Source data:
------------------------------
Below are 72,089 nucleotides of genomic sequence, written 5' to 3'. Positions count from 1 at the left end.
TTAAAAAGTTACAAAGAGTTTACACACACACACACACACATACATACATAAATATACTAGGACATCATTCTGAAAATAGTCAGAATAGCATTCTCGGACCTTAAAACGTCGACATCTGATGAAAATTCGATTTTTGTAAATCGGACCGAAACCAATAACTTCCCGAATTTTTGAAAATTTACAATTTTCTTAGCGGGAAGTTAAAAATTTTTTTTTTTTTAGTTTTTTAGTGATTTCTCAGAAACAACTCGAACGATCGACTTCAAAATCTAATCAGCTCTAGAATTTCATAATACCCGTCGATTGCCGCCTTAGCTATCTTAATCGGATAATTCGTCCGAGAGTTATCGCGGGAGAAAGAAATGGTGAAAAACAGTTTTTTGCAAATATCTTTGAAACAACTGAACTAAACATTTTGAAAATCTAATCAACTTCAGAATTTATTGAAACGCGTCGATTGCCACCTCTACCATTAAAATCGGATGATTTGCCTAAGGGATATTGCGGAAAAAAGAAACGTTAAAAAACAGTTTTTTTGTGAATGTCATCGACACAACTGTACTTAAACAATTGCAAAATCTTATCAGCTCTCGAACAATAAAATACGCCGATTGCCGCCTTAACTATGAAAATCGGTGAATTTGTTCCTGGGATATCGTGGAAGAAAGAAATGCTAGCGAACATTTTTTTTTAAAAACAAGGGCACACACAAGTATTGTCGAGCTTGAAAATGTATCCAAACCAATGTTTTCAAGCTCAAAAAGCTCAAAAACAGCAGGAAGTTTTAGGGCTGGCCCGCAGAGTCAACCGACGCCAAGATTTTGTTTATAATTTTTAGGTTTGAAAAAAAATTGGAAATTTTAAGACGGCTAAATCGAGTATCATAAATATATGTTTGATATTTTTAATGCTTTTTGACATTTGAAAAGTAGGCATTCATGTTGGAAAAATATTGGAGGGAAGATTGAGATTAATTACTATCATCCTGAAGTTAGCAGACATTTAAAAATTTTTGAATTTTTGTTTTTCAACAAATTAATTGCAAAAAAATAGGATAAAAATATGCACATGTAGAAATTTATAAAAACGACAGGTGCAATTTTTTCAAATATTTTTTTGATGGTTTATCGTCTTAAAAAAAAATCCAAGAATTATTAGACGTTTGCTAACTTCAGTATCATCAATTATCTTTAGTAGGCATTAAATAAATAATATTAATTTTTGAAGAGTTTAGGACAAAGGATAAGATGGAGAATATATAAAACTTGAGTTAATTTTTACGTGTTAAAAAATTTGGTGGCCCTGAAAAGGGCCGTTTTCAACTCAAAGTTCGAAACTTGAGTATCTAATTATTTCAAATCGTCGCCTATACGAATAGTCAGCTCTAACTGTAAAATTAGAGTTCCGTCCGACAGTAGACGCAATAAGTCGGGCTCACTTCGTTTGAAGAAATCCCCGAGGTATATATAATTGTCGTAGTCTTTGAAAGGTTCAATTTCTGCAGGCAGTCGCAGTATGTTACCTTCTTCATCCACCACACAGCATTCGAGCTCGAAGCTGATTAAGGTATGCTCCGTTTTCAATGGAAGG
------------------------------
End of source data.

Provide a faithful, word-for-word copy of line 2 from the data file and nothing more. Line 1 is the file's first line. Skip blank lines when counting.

TTAAAAAGTTACAAAGAGTTTACACACACACACACACACATACATACATAAATATACTAGGACATCATTCTGAAAATAGTCAGAATAGCATTCTCGGACCTTAAAACGTCGACATCTGATGAAAATTCGATTTTTGTAAATCGGACCGAAACCAATAACTTCCCGAATTTTTGAAAATTTACAATTTTCTTAGCGGGAAGTTAAAAATTTTTTTTTTTTTAGTTTTTTAGTGATTTCTCAGAAACAACTCGAACGATCGACTTCAAAATCTAATCAGCTCTAGAATTTCATAATACCCGTCGATTGCCGCCTTAGCTATCTTAATCGGATAATTCGTCCGAGAGTTATCGCGGGAGAAAGAAATGGTGAAAAACAGTTTTTTGCAAATATCTTTGAAACAACTGAACTAAACATTTTGAAAATCTAATCAACTTCAGAATTTATTGAAACGCGTCGATTGCCACCTCTACCATTAAAATCGGATGATTTGCCTAAGGGATATTGCGGAAAAAAGAAACGTTAAAAAACAGTTTTTTTGTGAATGTCATCGACACAACTGTACTTAAACAATTGCAAAATCTTATCAGCTCTCGAACAATAAAATACGCCGATTGCCGCCTTAACTATGAAAATCGGTGAATTTGTTCCTGGGATATCGTGGAAGAAAGAAATGCTAGCGAACATTTTTTTTTAAAAACAAGGGCACACACAAGTATTGTCGAGCTTGAAAATGTATCCAAACCAATGTTTTCAAGCTCAAAAAGCTCAAAAACAGCAGGAAGTTTTAGGGCTGGCCCGCAGAGTCAACCGACGCCAAGATTTTGTTTATAATTTTTAGGTTTGAAAAAAAATTGGAAATTTTAAGACGGCTAAATCGAGTATCATAAATATATGTTTGATATTTTTAATGCTTTTTGACATTTGAAAAGTAGGCATTCATGTTGGAAAAATATTGGAGGGAAGATTGAGATTAATTACTATCATCCTGAAGTTAGCAGACATTTAAAAATTTTTGAATTTTTGTTTTTCAACAAATTAATTGCAAAAAAATAGGATAAAAATATGCACATGTAGAAATTTATAAAAACGACAGGTGCAATTTTTTCAAATATTTTTTTGATGGTTTATCGTCTTAAAAAAAAATCCAAGAATTATTAGACGTTTGCTAACTTCAGTATCATCAATTATCTTTAGTAGGCATTAAATAAATAATATTAATTTTTGAAGAGTTTAGGACAAAGGATAAGATGGAGAATATATAAAACTTGAGTTAATTTTTACGTGTTAAAAAATTTGGTGGCCCTGAAAAGGGCCGTTTTCAACTCAAAGTTCGAAACTTGAGTATCTAATTATTTCAAATCGTCGCCTATACGAATAGTCAGCTCTAACTGTAAAATTAGAGTTCCGTCCGACAGTAGACGCAATAAGTCGGGCTCACTTCGTTTGAAGAAATCCCCGAGGTATATATAATTGTCGTAGTCTTTGAAAGGTTCAATTTCTGCAGGCAGTCGCAGTATGTTACCTTCTTCATCCACCACACAGCATTCGAGCTCGAAGCTGATTAAGGTATGCTCCGTTTTCAATGGAAGG